Ever since I began my blog in 2006, taking pictures of everything I cooked has been the easiest way to share my passion with others. I wanted to express through images a mood, the atmosphere at a party, the difficulty or simplicity of a recipe: all things that food can communicate through photography. In the beginning, I wasn’t much of an expert, but I have made a lot of progress over the years. A few months ago, I decided to take things a step further; I wanted to get my online followers even more involved. That is why I decided to begin making recipe videos.
With a video, you are able to cover certain aspects that you can’t communicate to a reader. In this way, photos and videos, for my work at least, become complementary. It’s like eating a strawberry: I can describe in words how big, glossy red, juicy to the bite it is… I can take a photo that highlights all of its qualities – in the right light, it may almost seem like a jewel… but, in the end, food is all about involving all of the senses, and the visual is an important part of it. That is the reason behind by recipe videos.
Another reason behind my move towards recipe videos is the universal nature of images; my blog is followed by readers both at home and abroad, so I publish in two languages – Italian and English.
Every time I translate a post, I try to adapt to the different measures: from grams to cups, from expressions to slightly different moods. And then along came the recipe videos and, with them, I surrendered happily to a universal language.
For obvious reasons, having to stand in front of the camera, I gave the job of filming to Tommaso (www.tommyonweb.com), who was up for the challenge of acting as film director.
Before we started out on this new adventure, we sat down to work out our intended style and what we wanted to communicate. Here is the result:
[youtube width=”918″ height=”516″]https://youtu.be/jW2j5XPTkPU[/youtube]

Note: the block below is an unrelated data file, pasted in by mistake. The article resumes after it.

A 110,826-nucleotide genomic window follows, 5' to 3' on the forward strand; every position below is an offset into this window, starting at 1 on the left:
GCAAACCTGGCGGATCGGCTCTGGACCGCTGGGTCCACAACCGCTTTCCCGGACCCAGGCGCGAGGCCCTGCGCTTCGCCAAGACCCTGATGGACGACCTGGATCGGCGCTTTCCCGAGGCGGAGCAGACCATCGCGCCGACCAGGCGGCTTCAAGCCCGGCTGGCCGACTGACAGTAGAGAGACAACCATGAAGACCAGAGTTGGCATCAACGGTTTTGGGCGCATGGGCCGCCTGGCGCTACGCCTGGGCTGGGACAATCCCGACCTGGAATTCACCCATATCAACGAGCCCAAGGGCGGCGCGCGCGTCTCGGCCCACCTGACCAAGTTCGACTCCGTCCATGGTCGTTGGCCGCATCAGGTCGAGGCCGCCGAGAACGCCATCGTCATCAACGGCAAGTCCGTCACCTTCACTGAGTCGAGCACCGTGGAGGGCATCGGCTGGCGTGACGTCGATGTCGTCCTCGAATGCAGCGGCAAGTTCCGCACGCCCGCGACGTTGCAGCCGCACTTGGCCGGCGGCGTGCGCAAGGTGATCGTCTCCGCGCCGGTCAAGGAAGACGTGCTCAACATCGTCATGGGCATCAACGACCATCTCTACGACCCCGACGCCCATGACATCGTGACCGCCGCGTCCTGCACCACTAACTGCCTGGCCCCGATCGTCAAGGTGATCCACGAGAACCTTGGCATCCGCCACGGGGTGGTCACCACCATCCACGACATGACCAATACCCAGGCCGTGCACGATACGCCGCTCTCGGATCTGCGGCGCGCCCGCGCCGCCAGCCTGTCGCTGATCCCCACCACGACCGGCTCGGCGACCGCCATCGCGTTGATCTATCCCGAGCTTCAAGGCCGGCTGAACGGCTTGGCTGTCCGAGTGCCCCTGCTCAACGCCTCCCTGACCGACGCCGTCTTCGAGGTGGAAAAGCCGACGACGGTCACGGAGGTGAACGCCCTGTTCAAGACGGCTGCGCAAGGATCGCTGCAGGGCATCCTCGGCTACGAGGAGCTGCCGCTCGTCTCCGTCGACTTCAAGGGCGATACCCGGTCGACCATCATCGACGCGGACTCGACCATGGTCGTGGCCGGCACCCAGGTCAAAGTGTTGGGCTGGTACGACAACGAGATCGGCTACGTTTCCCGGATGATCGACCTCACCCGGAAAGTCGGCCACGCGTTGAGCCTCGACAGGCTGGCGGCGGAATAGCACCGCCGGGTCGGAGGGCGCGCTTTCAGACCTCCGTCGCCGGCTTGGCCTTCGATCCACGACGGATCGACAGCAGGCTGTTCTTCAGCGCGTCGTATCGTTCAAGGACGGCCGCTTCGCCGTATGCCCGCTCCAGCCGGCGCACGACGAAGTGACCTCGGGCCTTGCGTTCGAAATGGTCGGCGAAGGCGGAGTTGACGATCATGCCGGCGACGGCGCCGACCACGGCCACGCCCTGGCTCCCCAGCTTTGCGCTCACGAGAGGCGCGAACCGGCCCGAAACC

The recipe videos should be complementary to the text and photos already found on the blog, thus reflecting the same Tuscan, rustic and home-cooked style. That is why we chose to film everything free-hand. The films aren’t shaky, as you might expect, and, for us, they make the video more natural and personal.
The frame focuses mainly on the hands, rather than on a front-on medium close-up, to make the recipe steps as clear as possible.
[youtube width=”918″ height=”516″]https://youtu.be/chZc4zQJj98[/youtube]
When we made the recipe video for the cantucci, we received an enthusiastic response from foreign followers, who had finally understood a step that might seem trivial, but for them wasn’t at all easy to grasp. Thanks to the videos, they saw with their own eyes the various steps of the recipe – cook a first time, out of the oven, slice up the biscuit block, cook a second time. The Italian term ‘bis-cotto’ (twice-cooked) finally acquired the right meaning.
It’s only been a few months that we’ve been doing recipe videos, but we already feel as though we’ve learned a great deal and new ideas are born every day, with inspiration coming from other, more expert videomakers, but also from steps in a recipe that are difficult to explain in words and that seem perfect for a video. All-in-all, this new language has been a great success.
Giulia Scarpaleggia, teacher of Tuscan cookery courses for tourists, Tuscan food blogger, writer and photographer, 33 years old, from Colle Val d’Elsa (Siena).
I started my blog in February 2009. In January 2012, I began working full-time as a food blogger and teacher of cookery courses.
In December 2012, my first book ‘I Love Toscana’ was published by Food Editore in Italian and English.
In September 2013, I won the Macchianera Food Award for best Italian food blogger.
In September 2014, my second book, ‘Cucina da Chef con ingredienti low cost’ (Chef Cooking with Low Cost Ingredients) was published by BUR.
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